18 June 1529 – Catherine of Aragon reads out her appeal to the Legatine Court
Posted By Claire on June 18, 2017
On this day in history, 18th June 1529, Catherine of Aragon, first wife of King Henry VIII, made her first appearance at the special legatine court which had opened at Blackfriars, in London, on 31st May 1529 to hear Henry VIII’s case for an annulment of his marriage to Catherine.
The king sent proxies to the court, but Catherine attended in person and read out her appeal.
Today is also the anniversary of the trial of Protestant martyr, Anne Askew, at London’s Guildhall on 18th June 1546. Anne was found guilty of heresy and sentenced to be burned at the stake. Click here to read more.
1 thought on “18 June 1529 – Catherine of Aragon reads out her appeal to the Legatine Court”
Henry thought Katherine would just accept his authority and wishes. Her full blooded challenge must have stunned him and the court. Katherine had prepared her case effectively and she took everyone by surprise, even the King. Henry believed he had a good, righteous cause and he did respect Katherine and found no personal fault in her person, as he put it. He even claimed before the court that would it not be for the fact they were found to have married in error and nothing was wrong and were to have then married again, he would have chosen her again. Henry chose to marry Katherine, he was delighted with her and they were very fond of each other. It is very possible that Henry actually loved Katherine more than any other wife. Henry wasn’t angry that Katherine couldn’t give him a son with her, personally, but with the fact that he believed the Lord had not blessed their marriage with sons. He had seen the light as we would say and believed they had unknowingly sinned by entering into a forbidden marriage with his brother’s widow. The true interpretation is brother’s living wife as he would ‘uncover his brother’s nakedness ‘; but Henry’s misinterpretation doesn’t stop there. He also read childless for sonless as he couldn’t see a female ruling. England had no Salic Law, so Mary could quite happily of inherited the throne. Spain had seen female rule, although Isabella had to chuck her illegitimate half brother off the throne first before taking charge. Mary had plenty of offers of marriage and she had been trained a Queen by taking her place to rule in Wales as Princess. She went to Ludlow with a full household and ruling council to rule the March and Principality in the name of the King. Why bother if you have no of her inheritance of the throne? Katherine had been correctly advised that her marriage could be made good if in doubt and after time, because they both did no wrong at this point Mary wouldn’t be declared illegitimate in a church court as she was born before her parents knew their error. Legally this was called a good faith principle. The Church provided for the protection of the child against ignorance. The passage of time could also make their marriage valid by this principle. Henry was still pursing to end his marriage legally, not through theological arguments as pointed out to him later by Cromwell and Cranmer. He didn’t bank on Katherine, of course.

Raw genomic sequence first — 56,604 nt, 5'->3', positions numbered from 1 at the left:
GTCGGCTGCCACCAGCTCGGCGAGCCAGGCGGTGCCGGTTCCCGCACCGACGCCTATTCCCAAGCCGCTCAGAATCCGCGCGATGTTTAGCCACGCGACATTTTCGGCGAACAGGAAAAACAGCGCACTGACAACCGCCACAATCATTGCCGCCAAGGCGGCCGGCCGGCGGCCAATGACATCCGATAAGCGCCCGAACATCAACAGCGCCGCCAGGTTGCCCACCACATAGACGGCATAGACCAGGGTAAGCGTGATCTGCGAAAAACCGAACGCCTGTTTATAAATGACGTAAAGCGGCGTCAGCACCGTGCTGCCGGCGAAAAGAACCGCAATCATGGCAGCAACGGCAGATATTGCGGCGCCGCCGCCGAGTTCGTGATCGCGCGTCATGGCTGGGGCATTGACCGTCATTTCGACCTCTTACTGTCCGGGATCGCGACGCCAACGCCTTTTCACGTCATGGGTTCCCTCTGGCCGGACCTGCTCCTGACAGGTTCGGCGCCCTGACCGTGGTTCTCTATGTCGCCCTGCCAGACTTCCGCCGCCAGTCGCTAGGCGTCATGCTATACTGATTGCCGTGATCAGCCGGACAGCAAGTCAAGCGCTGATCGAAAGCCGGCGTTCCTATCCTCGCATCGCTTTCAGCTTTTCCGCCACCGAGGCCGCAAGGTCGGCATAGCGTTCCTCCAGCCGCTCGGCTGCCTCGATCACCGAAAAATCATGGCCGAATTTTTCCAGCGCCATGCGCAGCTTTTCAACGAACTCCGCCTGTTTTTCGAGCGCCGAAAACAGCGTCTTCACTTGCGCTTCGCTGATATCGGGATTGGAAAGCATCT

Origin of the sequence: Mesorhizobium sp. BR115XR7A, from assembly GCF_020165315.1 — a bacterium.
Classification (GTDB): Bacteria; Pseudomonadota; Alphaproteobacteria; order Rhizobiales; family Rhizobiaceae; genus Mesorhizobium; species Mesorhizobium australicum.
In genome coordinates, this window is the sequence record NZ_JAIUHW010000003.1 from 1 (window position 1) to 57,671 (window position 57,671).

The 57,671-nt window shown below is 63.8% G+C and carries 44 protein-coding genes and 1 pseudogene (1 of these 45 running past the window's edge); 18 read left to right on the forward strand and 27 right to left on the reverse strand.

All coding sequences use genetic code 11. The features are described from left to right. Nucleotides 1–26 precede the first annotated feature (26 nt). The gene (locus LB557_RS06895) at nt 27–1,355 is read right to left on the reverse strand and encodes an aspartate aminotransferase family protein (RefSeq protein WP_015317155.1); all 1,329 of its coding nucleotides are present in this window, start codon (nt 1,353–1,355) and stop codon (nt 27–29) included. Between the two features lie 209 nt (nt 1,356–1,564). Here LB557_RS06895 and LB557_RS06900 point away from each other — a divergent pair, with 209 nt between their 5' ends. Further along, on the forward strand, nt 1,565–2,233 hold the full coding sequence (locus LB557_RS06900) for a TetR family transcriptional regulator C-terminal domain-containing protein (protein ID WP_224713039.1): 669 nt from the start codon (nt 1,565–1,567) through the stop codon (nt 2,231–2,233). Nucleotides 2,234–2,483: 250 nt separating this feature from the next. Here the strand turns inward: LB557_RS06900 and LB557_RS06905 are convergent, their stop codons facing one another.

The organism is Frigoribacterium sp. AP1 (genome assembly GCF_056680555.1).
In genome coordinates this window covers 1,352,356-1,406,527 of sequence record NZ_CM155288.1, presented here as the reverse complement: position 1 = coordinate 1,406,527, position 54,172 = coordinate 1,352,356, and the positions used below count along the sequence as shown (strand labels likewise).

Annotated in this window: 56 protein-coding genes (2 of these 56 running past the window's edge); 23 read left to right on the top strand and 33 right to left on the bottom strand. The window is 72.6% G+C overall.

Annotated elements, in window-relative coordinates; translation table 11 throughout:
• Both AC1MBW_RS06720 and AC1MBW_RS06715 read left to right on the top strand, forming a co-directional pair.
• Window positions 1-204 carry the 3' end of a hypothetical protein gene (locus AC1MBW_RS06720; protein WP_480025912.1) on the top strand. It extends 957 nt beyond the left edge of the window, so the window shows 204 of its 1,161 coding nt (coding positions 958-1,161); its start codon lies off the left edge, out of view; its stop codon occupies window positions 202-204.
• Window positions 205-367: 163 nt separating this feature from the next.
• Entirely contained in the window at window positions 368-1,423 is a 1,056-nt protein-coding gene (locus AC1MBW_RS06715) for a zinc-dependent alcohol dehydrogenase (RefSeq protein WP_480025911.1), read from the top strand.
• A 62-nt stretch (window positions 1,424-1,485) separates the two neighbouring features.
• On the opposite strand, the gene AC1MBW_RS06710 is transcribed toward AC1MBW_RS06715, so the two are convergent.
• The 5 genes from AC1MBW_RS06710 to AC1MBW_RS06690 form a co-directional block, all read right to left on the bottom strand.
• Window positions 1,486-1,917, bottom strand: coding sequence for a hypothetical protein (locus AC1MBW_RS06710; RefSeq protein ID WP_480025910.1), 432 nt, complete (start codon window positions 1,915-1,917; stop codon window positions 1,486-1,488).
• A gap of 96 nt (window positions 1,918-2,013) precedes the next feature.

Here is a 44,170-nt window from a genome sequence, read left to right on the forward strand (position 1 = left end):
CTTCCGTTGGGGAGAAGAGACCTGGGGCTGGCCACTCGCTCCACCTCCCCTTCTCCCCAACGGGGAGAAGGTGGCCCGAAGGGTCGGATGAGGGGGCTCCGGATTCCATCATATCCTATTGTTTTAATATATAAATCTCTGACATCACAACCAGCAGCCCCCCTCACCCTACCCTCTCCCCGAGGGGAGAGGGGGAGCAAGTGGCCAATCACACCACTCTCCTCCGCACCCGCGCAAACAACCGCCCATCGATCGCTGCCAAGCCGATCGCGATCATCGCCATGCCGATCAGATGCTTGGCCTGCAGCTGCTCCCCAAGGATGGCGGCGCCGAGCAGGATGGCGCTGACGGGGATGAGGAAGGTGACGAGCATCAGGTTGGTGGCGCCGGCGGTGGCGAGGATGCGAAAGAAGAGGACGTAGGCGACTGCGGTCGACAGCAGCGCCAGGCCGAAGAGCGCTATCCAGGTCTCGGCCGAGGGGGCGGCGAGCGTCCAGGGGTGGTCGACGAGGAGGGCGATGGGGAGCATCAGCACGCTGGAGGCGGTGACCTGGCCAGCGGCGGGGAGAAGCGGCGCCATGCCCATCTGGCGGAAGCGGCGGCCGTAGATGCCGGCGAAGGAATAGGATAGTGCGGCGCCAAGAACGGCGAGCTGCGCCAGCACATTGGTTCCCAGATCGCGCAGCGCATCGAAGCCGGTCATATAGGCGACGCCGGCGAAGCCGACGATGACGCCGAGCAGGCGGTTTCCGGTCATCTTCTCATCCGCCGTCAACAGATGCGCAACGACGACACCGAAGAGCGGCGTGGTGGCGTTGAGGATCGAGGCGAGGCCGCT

Katherine was of the mind that as she was still a virgin, her first marriage was not consummated and so not valid. She was crowned Queen and married lawfully so she was the lawful Queen and God had called her out of vocation to marriage. We need to forget at this point modern notions of her stepping aside, she couldn’t, not unless she retired to a religious establishment. Katherine didn’t feel any such calling and was shocked and outraged that Henry was behaving as such and blamed his advisers and Wolsey. She saw this court as her opportunity, at least on day one. It soon became apparent it was a farse and Campaggio warned Katherine of the King’s plans to load the court and he was under secret instructions to raise the court if Katherine appealed to Rome as soon as the arguments had been heard. There was another complication. She was called Anne Boleyn.
Anne had been no threat to Katherine at first. Mistresses come, mistresses go. But Anne wouldn’t be Henry’s mistress, only his wife. Henry’s questioned his marriage before Anne came along, but Anne gave him the opportunity of a new marriage and sons. This made her a dangerous rival and by now Anne and Henry had been courting for three years and were in love. Henry really now wanted out of his marriage regardless, despite his pretty speeches. He no longer wanted a delay. This court he saw as it, the final decision in his favour. Katherine was about to give a command performance in order to attempt to prevent his foolishness.